Can you not admit that the fiscal policies of the FF government in the 1980's was only beneficial to the ruling political elite of the 26 counties.

Thanks to the previous post your political posturing has been exposed as being false and self serving..at last you've been exposed.

FF's fiscal policy of the 80's was deeply flawed and the coalition's attempts were not that much better.in fact the three main political parties in the 26 provided an economy that drove thousands of well qualified citizens to seek their future in Britain..coincidence ?

Let us not forget as well that these same politicians also collaborated with british intelligence and security to deny citizens the full rights of nationhood in the six counties.

author by caudillopublication date Tue Jun 20, 2006 18:40author address author phone Report this post to the editors

as much in Ireland of the 1980's as anywhere on the planet now.

They are generally termed "pull" & "push" factors.

"pull factors" are generally thought to be - "sense of personal development ("Adventure") : Higher incomes :Better availability of employment : Better medical facilities : Better education facilities : Family reasons : Political stability : Religious tolerance :

"Push factors" may be summarised by these factors : Armed conflict : epidemic or plague : Repressive political climate : religious or ethnic intolerance : Lack of employment opportunities.

If migration is dominated by pull factors, it is voluntary migration.
If it is based on push factors it is forced migration.
Ireland's migration was dominated by "pull factors" thus it was voluntary.

The economy of the UK in the 80's was going through high growth and required cheap labour, Ireland offered english speaking labour of both educated and unskilled types, in addition most Irish people already had family relatives in Britain.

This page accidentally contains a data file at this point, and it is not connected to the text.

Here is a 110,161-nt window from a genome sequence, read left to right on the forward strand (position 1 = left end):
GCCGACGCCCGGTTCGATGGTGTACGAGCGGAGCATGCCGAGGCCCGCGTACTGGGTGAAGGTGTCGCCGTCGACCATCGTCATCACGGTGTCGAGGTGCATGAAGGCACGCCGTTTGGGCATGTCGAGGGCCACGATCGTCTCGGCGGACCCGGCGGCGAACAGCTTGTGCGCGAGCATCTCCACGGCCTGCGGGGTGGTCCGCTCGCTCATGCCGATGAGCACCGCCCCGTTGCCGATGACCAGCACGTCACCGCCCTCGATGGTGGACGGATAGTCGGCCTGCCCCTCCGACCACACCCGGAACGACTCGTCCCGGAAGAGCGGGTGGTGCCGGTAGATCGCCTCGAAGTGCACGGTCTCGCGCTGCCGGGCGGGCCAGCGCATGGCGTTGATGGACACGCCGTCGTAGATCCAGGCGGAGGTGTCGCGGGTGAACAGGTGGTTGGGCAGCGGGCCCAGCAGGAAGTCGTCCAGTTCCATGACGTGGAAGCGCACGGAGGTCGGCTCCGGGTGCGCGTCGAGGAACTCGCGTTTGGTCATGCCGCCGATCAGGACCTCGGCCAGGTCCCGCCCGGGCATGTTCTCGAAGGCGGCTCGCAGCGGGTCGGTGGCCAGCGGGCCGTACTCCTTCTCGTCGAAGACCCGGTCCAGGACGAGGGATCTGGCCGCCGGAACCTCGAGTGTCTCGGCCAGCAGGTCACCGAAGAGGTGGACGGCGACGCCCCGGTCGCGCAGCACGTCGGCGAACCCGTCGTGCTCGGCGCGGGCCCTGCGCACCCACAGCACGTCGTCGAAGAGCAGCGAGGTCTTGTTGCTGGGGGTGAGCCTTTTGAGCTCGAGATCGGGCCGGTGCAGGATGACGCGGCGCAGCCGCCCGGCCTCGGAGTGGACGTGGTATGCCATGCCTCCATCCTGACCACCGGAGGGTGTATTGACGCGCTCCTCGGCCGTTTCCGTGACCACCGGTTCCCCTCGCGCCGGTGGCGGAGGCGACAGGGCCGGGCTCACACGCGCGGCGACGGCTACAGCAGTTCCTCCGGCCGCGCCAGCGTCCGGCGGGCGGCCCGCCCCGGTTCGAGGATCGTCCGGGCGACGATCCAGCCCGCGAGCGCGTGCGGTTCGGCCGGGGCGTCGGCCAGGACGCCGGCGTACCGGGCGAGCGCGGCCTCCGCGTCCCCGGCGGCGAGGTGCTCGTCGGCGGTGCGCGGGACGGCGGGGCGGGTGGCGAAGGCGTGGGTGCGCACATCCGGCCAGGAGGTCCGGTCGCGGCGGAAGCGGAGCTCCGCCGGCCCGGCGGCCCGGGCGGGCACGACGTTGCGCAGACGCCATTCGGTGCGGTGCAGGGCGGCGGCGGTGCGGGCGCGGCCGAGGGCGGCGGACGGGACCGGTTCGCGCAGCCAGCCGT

We know from intake figures of Irish "returns" that not even the higher levels of economic growth enjoyed in Ireland of the 90's popularly termed the "celtic tiger" attracted many to come home. We may wonder where the imbalance of "push & pull" factors was and is, when considering the lack of returned Irish migrants or the increase of non-Irish migrants. We may point to such factors as the lack of investment or improvement of education and health services or housing. Any Irish migrant who left in the 80's under either FF or FG governments would have been entitled to a council flat or house in Britain by the start of the Celtic Tiger, would have had a shorter waiting list on the NHS and if that migrant had kids, those "Irish British sprogs" would enjoy free school books and free school dinners.
At end the value of such things outweighed seeing carp swimming in the cleaned up auld canal.

author by N35publication date Tue Jun 20, 2006 19:15author address author phone Report this post to the editors

"Ireland's migration was dominated by "pull factors" thus it was voluntary."

No, you are underestimating the "push" factor, it is deeply ingrained in this society, at least among the working classes, though perhaps not among the "Trinners" set.
When you are writing about the eighties I assume you mean emigration. I was unemployed in this country for most of the eighties. I remained here because I care about this country and I was determined not to forced out of Ireland by the gombeen men and their mentality. I took that decision despite the "Armed conflict,Repressive political climate, religious intolerance and lack of employment opportunities".

I was also determined not to have to emigrate like my father had to in the fifties.
In other words I resisted the "push factor" because I was and am committed to this country and wanted to stay and try to change things here (and might I add that included supporting the emerging feminist movement), I did not go away and waffle incessently from abroad like some individuals are prone to do.

author by Liam - Freelancerpublication date Tue Jun 20, 2006 20:23author address author phone Report this post to the editors

I'm not trying to pin all the blame on FF for the enforced emigration throughout the 1980's. I'm well aware that all parties were negligent in this regard. I tend to agree with your hypothesis that FG/Labour were no saints whilst holding the balance of power, and equally it must be added that the independents who propped up certain governments were not representative of the people as a whole, but sought to cater to a narrow defined patch of their own support base.
My main point with regard to the 80's is that all parties contributed to the shambles, and that much of the blame for this lies at the door of the late Taoiseach Charles J. Haughey and the ex-Taoiseach Garret Fitzgerald. And thinking of government ministers of the time, who can ever forget the attempts by Alan Dukes to tax children's shoes!